I suppose this is something of a follow-up to last week’s writer’s block post, in that it’s another common issue I see in writers, particularly newer ones. Call this the January Writing Blues series, or whatever you fancy. The fact is, I have an issue with aspiring authors.
I know this seems to be at odds with my whole philosophy — technically, I myself was an aspiring author just a few short months ago. But actually, I wasn’t, because I never really called myself an aspiring author.
Instead, I called myself an author.
What’s the difference?
Well, psychologically, quite a lot actually. I spoke about writer’s block being an abstract concept designed in the deep recesses of our subconscious as a defence mechanism against productivity last week. The dreaded ‘aspiring author’ tag isn’t much different.
But really, what’s the big issue with aspiring authors?
I just think labelling yourself an aspiring author is akin to putting a cushion underneath yourself as you jump, almost expecting to fall down and hurt yourself. Think about it: an aspiring ANYTHING is somebody who wants to be something. And that’s perfectly healthy and natural in some instances. I’m an aspiring multimillionaire. I can’t just click my fingers and become a multimillionaire, so I have to make do with aspiring.
But writing is a whole different matter to becoming a multimillionaire (in the early days anyway 😉 ). Truth is, and grammar teachers and language purists won’t like me for saying this, but anybody can become an author.
Is this a bad thing? Surely if every man and his dog can publish, then it takes away the quality of true works of genius, undermining the prestige of the author status forever?
Well, I say shut up and learn to live with it. There will always be bad books. There will always be good books, too. The rise of the digital age and innovations like Kindle Direct Publishing and Smashwords just makes it easier to get our stories out there. Sure, somebody might write a less-than-stellar novel ridden with errors, but trust readers to be the judges of quality. They’ve done a pretty good job throughout history.
But anyway, back to the point. The aspiring author. ‘I’d love to be an author.’ I hear it all the time. ‘One day, I’m going to write a book.’
Then they lose the ability to write in an accident and never write that one book.
Harsh, I know, but we’re a species obsessed with fantasising so much that we perhaps don’t realise the magnificent tool set we have in front of us and within us. Instead of saying ‘one day’, why not say, ‘today’? Instead of aspiring to be an author, why not write those first 1,000 words and become an author?! Life’s too short to aspire!
Isn’t there a criteria that makes somebody an author, though?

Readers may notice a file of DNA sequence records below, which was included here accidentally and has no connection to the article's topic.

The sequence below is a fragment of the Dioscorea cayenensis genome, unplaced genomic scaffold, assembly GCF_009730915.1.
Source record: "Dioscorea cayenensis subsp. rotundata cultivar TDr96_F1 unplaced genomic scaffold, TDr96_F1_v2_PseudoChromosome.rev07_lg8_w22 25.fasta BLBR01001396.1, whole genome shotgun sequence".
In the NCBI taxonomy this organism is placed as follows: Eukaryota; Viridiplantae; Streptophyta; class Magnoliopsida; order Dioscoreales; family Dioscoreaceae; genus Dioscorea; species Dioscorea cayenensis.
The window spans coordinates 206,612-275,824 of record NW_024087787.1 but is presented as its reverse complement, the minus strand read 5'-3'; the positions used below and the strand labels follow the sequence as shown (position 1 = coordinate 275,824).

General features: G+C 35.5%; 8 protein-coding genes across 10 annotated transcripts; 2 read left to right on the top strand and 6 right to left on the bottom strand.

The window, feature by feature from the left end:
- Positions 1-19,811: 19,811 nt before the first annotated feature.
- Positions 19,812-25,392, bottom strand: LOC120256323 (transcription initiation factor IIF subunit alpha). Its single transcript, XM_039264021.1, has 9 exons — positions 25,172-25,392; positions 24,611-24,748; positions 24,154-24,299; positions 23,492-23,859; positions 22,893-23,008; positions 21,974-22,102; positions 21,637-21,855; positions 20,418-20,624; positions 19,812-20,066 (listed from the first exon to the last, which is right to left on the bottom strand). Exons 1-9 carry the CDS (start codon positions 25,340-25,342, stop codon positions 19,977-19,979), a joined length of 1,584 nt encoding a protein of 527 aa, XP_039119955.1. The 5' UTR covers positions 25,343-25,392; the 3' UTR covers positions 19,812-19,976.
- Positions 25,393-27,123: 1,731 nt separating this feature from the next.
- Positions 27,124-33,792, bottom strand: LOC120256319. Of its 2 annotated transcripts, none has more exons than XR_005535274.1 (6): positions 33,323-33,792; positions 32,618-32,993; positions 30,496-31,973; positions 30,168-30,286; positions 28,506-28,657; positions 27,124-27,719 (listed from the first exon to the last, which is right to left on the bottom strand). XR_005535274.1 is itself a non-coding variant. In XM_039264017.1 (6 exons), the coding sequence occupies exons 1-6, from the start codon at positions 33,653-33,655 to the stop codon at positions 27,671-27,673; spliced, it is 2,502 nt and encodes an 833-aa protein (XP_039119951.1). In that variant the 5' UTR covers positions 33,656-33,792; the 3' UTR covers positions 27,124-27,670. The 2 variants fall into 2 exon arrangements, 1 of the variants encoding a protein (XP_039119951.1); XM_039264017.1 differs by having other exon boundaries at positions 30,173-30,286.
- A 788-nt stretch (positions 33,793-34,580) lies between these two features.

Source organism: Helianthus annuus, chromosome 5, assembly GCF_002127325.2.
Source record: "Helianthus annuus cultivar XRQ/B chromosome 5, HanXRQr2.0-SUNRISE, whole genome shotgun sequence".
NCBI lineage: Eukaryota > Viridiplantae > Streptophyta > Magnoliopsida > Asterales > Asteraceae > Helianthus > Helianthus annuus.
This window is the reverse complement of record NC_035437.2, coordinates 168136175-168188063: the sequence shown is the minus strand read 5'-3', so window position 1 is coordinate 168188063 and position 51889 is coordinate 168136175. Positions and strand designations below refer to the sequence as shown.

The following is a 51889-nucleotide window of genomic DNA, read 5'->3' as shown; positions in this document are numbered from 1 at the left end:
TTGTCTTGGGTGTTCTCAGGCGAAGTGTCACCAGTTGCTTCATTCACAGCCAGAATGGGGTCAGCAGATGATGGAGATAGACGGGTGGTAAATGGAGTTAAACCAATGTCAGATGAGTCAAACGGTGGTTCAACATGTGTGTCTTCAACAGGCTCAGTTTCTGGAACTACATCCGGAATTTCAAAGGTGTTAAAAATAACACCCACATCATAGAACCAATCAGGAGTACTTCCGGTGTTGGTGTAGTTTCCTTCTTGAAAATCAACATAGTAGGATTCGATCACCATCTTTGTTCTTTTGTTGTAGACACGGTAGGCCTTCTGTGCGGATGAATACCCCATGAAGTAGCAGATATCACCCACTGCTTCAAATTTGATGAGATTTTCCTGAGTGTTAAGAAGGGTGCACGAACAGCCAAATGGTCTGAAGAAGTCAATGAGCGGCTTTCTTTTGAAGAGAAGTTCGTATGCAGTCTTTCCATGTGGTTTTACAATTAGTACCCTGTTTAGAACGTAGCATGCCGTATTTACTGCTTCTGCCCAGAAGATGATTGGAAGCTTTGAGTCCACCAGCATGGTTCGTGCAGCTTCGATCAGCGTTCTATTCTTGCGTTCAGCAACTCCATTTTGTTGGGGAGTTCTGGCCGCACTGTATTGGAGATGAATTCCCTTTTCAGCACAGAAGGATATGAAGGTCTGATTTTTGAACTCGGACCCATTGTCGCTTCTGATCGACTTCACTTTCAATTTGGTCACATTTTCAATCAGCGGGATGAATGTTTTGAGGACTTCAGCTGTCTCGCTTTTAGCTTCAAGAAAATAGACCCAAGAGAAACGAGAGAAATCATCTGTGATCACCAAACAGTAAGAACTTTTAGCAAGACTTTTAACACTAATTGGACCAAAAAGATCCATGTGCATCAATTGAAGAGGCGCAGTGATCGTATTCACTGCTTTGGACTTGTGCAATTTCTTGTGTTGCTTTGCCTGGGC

Probably. Personally, I don’t give a shit about any criteria. I’m an author. I have been since I penned my first short story. Maybe to some people, you need a novel to be an author. Perhaps so, to tick the boxes anyway, but mentally, I became an author long before I published my debut novel, What We Saw.
The fact of the matter is this: you may have good intentions in calling yourself an aspiring author, but 90% of aspiring authors never finish a book. Instead, why not call yourself an author from the off, and start believing it? Tell people you’re an author. Sing from the rooftops about it. That way, if you do fail, then you’ll feel even more of an idiot for doing so.
And surely that’s a good enough incentive, right?
Get rid of the cushion and jump for the stars. Drop the aspiring author tag. It did me a world of good. It’ll do the same for you.
When did you stop calling yourself an aspiring author? Did it have an impact on you? In your opinion, what does it take to become an author?
Indies Forward Event – 31st January
I’m a big fan of Duolit’s website, as any regular reader of my blog will be aware. They’ve helped me learn all sorts of little tips about marketing and attitude along the way, and their freshness continues to inspire me.
I recently became aware of author Julie Forward DeMay through Duolit’s blog. Julie is an author that chose not to be an aspiring author, instead opting to embrace the moment to write and publish. Her first book, Cell War Notebooks, was released in 2011.
Unfortunately, the book was published two years after Julie passed away following a brave battle with cancer.
That’s why this whole aspiring author thing resonates so much. Life’s too short to dream about the things within our grasp, seriously. One day, everything can be absolutely fine, when the next… we just don’t know.
The ladies at Duolit are hosting an event on 31st January to commemorate Julie and to help bring authors together to promote her book. If you’re a book blogger and you fancy participating, check out this page. All it takes is a blog and a few tweets. I’ll be posting my own special blog on the day, and dropping the occasional tweet too. I hope you’ll join me and loads of others in this special event.
Image courtesy of churl via Flickr